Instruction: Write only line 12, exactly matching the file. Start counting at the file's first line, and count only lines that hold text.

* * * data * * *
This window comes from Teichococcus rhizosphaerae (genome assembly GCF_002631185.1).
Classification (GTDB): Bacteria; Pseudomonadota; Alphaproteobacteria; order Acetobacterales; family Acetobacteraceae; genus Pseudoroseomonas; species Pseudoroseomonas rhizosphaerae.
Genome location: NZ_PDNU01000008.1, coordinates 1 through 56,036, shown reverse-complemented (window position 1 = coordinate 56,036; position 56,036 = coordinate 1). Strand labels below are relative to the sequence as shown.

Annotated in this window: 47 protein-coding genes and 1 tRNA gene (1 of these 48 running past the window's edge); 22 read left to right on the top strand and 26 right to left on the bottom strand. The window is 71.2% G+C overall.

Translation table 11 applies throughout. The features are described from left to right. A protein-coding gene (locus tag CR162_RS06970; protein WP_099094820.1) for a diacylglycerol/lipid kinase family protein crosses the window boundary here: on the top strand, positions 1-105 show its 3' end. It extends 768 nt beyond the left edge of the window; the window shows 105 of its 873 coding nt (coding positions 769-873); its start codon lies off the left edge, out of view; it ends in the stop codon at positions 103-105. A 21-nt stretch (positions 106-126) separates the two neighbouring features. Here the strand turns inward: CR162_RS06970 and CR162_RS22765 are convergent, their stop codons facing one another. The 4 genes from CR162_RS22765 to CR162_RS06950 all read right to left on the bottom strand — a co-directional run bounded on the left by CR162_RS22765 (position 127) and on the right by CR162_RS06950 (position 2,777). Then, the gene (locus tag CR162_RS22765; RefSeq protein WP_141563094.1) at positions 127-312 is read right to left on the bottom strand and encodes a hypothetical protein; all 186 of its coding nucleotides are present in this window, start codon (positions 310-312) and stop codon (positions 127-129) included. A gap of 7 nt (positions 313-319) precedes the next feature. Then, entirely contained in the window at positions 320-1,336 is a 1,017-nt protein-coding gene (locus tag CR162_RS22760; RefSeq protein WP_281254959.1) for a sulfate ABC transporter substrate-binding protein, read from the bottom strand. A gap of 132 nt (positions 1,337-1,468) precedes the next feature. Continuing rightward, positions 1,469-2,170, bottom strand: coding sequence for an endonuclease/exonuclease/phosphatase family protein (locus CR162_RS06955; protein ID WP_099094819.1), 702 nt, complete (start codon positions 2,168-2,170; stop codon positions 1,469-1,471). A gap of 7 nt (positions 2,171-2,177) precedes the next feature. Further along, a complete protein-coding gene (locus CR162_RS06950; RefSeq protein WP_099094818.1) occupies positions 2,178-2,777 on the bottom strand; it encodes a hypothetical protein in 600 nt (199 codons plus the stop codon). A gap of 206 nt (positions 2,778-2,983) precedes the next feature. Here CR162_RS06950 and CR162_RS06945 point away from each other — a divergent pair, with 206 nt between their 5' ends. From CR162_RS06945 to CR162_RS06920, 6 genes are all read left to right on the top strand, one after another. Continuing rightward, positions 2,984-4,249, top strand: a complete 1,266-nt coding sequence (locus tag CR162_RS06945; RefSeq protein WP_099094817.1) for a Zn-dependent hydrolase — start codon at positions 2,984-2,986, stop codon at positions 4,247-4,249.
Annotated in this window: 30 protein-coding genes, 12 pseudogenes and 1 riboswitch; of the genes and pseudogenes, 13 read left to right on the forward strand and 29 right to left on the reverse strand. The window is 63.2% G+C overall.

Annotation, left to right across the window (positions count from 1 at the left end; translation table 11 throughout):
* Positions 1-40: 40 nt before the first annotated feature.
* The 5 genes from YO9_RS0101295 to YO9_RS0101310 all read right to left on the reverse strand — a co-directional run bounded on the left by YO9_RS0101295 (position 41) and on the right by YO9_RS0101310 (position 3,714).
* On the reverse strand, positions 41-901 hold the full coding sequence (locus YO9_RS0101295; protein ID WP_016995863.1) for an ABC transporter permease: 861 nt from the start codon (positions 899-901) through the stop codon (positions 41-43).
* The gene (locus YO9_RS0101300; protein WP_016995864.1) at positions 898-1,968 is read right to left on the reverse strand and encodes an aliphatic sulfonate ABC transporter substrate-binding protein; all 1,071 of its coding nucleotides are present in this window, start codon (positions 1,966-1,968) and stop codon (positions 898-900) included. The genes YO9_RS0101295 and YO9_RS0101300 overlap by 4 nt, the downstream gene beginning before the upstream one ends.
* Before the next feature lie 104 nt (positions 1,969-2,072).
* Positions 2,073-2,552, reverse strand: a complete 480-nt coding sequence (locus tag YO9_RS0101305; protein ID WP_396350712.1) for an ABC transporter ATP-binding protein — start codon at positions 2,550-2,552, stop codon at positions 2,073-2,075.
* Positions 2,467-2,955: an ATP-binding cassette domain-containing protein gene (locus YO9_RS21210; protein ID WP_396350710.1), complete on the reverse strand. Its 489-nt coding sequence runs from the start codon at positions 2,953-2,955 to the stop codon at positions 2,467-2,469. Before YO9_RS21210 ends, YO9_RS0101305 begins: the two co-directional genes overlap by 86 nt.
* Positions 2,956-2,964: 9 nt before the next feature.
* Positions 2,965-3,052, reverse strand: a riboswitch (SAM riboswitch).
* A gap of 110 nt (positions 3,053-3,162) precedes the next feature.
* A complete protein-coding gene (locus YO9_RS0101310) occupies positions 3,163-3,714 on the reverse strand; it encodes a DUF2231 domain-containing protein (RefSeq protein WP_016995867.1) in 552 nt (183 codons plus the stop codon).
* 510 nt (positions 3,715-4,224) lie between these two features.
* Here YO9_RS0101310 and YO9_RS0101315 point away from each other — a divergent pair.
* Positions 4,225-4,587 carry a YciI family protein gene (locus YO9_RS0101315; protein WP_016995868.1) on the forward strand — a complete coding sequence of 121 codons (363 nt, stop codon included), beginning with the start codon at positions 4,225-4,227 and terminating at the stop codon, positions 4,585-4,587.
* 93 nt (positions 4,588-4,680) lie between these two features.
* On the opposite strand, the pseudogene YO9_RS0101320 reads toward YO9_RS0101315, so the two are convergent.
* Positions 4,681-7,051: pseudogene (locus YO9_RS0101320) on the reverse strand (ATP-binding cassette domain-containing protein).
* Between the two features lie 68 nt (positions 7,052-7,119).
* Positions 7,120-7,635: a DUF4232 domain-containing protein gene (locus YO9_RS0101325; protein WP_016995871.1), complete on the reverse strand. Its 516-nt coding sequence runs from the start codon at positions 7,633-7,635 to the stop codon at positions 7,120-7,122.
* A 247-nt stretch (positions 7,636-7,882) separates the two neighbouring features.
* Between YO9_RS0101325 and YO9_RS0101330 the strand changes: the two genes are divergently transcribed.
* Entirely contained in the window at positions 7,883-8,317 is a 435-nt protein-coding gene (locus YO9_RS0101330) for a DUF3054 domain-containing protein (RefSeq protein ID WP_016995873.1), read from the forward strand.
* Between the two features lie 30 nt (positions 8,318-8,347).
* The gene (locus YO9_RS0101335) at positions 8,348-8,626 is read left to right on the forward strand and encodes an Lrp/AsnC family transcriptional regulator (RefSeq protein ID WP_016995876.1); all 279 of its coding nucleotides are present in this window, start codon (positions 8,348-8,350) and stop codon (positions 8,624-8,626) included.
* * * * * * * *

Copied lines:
* Before the next feature lie 104 nt (positions 1,969-2,072).